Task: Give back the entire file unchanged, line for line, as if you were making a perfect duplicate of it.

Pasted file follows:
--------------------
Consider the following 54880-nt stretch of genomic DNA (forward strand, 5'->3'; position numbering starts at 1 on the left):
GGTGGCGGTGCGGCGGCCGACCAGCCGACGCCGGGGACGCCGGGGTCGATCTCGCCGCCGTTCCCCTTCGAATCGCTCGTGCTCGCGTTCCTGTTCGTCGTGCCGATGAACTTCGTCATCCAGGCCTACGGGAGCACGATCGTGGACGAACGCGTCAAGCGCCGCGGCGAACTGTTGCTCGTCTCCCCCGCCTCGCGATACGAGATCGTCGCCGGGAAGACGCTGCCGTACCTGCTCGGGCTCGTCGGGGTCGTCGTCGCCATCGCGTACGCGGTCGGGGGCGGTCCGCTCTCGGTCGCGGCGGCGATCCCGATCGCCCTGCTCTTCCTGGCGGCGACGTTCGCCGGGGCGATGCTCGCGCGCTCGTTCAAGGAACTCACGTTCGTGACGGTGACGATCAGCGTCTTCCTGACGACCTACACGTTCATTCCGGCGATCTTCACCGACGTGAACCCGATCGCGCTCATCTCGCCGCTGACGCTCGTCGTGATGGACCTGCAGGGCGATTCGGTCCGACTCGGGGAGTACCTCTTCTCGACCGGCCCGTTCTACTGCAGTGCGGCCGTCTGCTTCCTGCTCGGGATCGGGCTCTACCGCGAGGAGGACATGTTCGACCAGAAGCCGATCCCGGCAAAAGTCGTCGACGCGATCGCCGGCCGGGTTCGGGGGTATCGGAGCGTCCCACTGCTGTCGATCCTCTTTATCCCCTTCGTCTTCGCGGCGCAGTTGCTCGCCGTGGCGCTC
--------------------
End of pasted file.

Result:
Consider the following 54880-nt stretch of genomic DNA (forward strand, 5'->3'; position numbering starts at 1 on the left):
GGTGGCGGTGCGGCGGCCGACCAGCCGACGCCGGGGACGCCGGGGTCGATCTCGCCGCCGTTCCCCTTCGAATCGCTCGTGCTCGCGTTCCTGTTCGTCGTGCCGATGAACTTCGTCATCCAGGCCTACGGGAGCACGATCGTGGACGAACGCGTCAAGCGCCGCGGCGAACTGTTGCTCGTCTCCCCCGCCTCGCGATACGAGATCGTCGCCGGGAAGACGCTGCCGTACCTGCTCGGGCTCGTCGGGGTCGTCGTCGCCATCGCGTACGCGGTCGGGGGCGGTCCGCTCTCGGTCGCGGCGGCGATCCCGATCGCCCTGCTCTTCCTGGCGGCGACGTTCGCCGGGGCGATGCTCGCGCGCTCGTTCAAGGAACTCACGTTCGTGACGGTGACGATCAGCGTCTTCCTGACGACCTACACGTTCATTCCGGCGATCTTCACCGACGTGAACCCGATCGCGCTCATCTCGCCGCTGACGCTCGTCGTGATGGACCTGCAGGGCGATTCGGTCCGACTCGGGGAGTACCTCTTCTCGACCGGCCCGTTCTACTGCAGTGCGGCCGTCTGCTTCCTGCTCGGGATCGGGCTCTACCGCGAGGAGGACATGTTCGACCAGAAGCCGATCCCGGCAAAAGTCGTCGACGCGATCGCCGGCCGGGTTCGGGGGTATCGGAGCGTCCCACTGCTGTCGATCCTCTTTATCCCCTTCGTCTTCGCGGCGCAGTTGCTCGCCGTGGCGCTC